IAS Gyan

Sansad TV & AIR Summaries


14th July, 2022



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  • Recently, the Department related to Parliamentary Standing Committee on Education, Women, Children, Youth and Sports, headed by Rajya Sabha MP Vinay Sahasrabudhe’s report made public, made many observations and recommendations related to exam reforms, accreditation, research and the academic environment in higher education institutions.
  • This is the 341st report of the committee on the subject “Review of education standards, accreditation process, research, examination reforms and academic environment in Deemed/Private Universities/other Higher Education Institutions”.

About Departmental Standing Committee

  • On the recommendation of the Rules Committee of the Lok Sabha, 17 Departmentally-Related Standing Committees (DRSCs) were set up in the Parliament in 1993. In 2004, seven more such committees were set up, thus increasing their number from 17 to 24.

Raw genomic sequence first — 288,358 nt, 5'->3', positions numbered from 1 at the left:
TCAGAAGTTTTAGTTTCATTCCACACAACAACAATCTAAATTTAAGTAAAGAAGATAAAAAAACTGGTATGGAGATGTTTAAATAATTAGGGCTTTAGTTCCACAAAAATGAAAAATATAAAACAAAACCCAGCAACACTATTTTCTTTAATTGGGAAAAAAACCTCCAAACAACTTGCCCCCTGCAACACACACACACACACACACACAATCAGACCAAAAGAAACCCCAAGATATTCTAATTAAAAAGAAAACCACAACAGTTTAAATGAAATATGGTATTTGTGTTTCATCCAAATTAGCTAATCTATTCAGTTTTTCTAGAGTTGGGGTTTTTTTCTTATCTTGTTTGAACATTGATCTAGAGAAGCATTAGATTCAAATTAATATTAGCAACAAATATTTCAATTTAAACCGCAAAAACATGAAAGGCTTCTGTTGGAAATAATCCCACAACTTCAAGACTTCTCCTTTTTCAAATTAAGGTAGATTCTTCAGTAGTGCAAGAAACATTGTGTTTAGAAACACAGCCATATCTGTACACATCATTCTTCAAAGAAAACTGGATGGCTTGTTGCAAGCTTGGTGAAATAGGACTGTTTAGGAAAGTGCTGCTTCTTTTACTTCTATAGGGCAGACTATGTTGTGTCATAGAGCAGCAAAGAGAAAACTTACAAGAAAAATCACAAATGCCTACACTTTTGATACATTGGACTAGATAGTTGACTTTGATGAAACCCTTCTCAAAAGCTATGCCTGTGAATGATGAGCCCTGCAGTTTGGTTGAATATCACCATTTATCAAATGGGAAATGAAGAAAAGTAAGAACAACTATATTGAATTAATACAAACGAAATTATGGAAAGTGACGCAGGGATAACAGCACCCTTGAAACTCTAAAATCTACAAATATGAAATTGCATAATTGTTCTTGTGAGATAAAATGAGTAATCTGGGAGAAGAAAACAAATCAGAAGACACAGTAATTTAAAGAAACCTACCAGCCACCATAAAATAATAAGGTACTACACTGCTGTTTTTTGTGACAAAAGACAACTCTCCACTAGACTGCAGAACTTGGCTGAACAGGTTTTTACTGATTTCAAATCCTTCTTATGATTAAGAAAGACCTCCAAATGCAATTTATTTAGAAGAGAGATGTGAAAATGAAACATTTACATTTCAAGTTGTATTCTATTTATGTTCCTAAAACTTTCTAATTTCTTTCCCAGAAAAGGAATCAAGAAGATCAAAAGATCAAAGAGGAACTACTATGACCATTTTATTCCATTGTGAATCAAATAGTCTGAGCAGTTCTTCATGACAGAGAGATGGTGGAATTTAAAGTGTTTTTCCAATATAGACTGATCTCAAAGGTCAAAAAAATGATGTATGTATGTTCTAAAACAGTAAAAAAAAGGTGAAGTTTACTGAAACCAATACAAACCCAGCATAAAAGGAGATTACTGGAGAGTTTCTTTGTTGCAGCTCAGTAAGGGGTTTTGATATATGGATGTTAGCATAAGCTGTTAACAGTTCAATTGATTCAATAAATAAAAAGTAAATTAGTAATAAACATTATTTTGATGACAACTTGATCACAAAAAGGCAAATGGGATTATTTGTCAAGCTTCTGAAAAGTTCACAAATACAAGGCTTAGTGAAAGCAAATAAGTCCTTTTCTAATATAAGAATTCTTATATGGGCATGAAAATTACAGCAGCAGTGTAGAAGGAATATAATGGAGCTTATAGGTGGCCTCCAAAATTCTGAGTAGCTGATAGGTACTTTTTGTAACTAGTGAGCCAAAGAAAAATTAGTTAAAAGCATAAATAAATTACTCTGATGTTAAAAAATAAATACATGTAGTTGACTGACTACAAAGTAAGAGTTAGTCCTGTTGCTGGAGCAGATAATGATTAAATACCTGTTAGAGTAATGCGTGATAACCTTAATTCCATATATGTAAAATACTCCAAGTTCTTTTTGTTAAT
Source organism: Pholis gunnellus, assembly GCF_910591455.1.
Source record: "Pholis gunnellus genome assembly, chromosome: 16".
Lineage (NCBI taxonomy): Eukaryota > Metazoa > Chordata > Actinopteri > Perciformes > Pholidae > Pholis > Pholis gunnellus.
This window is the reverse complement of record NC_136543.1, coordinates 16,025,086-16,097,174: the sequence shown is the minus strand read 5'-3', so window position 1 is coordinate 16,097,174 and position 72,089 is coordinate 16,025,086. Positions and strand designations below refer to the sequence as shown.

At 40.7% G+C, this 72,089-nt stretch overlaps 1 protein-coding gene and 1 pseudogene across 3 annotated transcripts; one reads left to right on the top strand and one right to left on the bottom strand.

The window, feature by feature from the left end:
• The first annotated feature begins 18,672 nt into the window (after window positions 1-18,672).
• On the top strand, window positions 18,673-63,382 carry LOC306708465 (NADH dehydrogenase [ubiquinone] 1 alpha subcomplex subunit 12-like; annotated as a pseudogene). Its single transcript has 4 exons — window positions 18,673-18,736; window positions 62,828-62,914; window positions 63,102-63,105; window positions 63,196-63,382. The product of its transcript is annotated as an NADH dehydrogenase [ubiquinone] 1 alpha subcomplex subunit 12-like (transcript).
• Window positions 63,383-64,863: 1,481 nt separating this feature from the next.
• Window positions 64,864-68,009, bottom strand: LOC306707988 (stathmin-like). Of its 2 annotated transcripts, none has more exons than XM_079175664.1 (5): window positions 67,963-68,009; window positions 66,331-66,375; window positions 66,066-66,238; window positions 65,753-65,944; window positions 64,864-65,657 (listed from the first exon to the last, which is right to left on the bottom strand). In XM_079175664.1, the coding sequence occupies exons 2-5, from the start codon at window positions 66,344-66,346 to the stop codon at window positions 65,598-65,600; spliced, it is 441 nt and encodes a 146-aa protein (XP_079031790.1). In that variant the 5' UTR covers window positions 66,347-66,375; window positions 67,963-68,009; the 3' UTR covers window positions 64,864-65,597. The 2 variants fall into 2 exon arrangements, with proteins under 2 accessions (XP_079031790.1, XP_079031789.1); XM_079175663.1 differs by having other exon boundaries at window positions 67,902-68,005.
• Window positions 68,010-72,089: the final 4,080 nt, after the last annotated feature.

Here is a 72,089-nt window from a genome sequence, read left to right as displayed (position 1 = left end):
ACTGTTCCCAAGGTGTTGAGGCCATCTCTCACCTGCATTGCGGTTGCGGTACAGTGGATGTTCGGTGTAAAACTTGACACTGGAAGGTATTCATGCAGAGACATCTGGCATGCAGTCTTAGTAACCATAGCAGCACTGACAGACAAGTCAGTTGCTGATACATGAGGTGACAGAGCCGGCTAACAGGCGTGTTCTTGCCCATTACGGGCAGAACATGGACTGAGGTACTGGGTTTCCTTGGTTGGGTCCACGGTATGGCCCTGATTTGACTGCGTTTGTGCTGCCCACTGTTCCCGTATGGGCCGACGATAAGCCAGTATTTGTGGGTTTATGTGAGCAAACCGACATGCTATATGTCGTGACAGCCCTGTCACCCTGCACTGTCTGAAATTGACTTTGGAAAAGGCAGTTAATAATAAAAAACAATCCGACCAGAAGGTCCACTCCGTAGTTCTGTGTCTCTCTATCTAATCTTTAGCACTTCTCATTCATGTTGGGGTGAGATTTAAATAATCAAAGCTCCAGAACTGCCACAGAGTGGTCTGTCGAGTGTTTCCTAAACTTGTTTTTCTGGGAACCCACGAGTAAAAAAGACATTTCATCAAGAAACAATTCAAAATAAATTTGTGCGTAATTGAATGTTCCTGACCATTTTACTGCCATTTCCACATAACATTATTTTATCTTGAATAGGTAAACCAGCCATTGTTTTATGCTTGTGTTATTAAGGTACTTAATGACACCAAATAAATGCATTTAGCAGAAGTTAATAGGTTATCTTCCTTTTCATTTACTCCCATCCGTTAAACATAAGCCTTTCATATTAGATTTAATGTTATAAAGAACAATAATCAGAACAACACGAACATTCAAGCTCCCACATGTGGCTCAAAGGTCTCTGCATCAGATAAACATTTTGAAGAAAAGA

• The main objective of the standing committees is to secure more accountability of the Executive (i.e., the Council of Ministers) to the Parliament, particularly financial accountability. They also assist the Parliament in debating the budget more effectively.
  • The 24 standing committees cover under their jurisdiction all the ministries/departments of the Central Government.
  • Each standing committee consists of 31 members (21 from Lok Sabha and 10 from Rajya Sabha). The members of the Lok Sabha are nominated by the Speaker from amongst its members, just as the members of the Rajya Sabha are nominated by the Chairman from amongst its members.
  • A minister is not eligible to be nominated as a member of any of the standing committees. In case a member, after his nomination to any of the standing committees, is appointed a minister, he then ceases to be a member of the committee.
  • The term of office of each standing committee is one year from the date of its constitution. Out of the 24 standing committees, 8 work under the Rajya Sabha and 16 under the Lok Sabha.